Semi-natural meadows in southern Sweden - changes over time and the relationship between nitrogen supply and management.

Gudrun A I Berlin

Research output: ThesisDoctoral Thesis (compilation)


In this thesis, I have studied continuously managed semi-natural meadows in south-central Sweden. The purpose was 1) to make a survey of meadow vegetation in the region 2) to compare two investigations of the vegetation, one from 1963-1966 and one from 1990 3) to investigate experimentally in the field how increased nitrogen supply rate as well as changed management intensity effects the nitrogen economy and species richness in two meadow communities.

In the regional survey of meadows nine plant communities were recognised; five wet-moist plant communities, and four mesic-dry plant communities. The most obvious differences between the plant communities in the two data sets from 1963-66 and 1990 was that the range of plant communities had become smaller, particularly among the wet-moist meadows. Also, within the plant communities changes in the vegetation were revealed in a comparison of eight semi-permanent plots between the two investigations. They indicate considerable species dynamics in the seemingly stable vegetation of these meadow communities. Furthermore, several general characteristics of the vegetation differed between the two investigations, e.g., increase in cover of vascular plants, increases both in number and cover of graminoid species, as well as an increase in the potential vegetation height in most of the plots. Also, species supposed to be favoured by mowing decreased in relative cover and the meadows trend towards an increase in number of species of non-grassland origin.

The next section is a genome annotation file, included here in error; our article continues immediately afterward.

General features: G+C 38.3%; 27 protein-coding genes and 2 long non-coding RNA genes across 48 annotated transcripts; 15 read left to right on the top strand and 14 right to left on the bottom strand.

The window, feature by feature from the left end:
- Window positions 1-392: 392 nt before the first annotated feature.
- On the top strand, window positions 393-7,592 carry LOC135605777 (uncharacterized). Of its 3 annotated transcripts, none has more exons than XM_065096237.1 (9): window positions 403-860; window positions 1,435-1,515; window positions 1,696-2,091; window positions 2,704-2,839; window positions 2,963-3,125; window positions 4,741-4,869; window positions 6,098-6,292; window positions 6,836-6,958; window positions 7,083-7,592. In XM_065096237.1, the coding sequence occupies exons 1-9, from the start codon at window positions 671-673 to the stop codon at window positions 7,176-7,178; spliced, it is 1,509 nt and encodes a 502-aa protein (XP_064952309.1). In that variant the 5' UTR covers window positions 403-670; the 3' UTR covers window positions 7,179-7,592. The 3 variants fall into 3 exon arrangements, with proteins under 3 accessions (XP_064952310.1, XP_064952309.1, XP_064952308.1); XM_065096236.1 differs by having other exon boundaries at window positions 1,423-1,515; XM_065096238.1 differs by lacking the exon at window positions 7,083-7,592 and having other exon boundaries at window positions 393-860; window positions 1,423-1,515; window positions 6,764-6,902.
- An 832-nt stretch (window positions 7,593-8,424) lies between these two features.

In the field experiment the effects due to fertilisation were greatest at the less productive site, while the effects due to cessation of management was largest at the more productive site. General trends for both sites due to fertilisation were an increase in the share of graminoids in biomass and higher nitrogen concentrations in the above-ground biomass. At both sites, a decreased number of species was found with excluded management, forb species in particular disappeared, whereas no differences in species number were found in the fertilised plots with mowing. At the more productive site above-ground biomass decreased, while at the less productive site an opposite effect was found due to cessation of management. Finally, the ratio (litter + dead biomass) / green biomass was higher at the less productive site, which may indicate differences in decomposition rates.
Original languageEnglish
Awarding Institution
  • Department of Biology
  • [unknown], [unknown], Supervisor, External person
Award date1998 May 15
ISBN (Print)91-7105-100-7
Publication statusPublished - 1998

Bibliographical note

Defence details

Date: 1998-05-15
Time: 13:15
Place: Blå Hallen, Ecology Building, SE-223 62 Lund, Sweden

External reviewer(s)

Name: Zobel, Martin
Title: Prof
Affiliation: Dept of Botanical Ecology, Tartu Univesity, 40 Lai St., Tartu EE2400, Estonia.


The information about affiliations in this record was updated in December 2015.
The record was previously connected to the following departments: Plant Ecology and Systematics (Closed 2011) (011004000)

Subject classification (UKÄ)

  • Ecology

Free keywords

  • Plant community dynamic
  • Nitrogen
  • Mowing
  • Meadows
  • Management
  • Long-term study
  • Landscape changes
  • Field experiment
  • Community diversity
  • Fertilisation
  • Species changes
  • Species turnover
  • Plant ecology
  • Växtekologi


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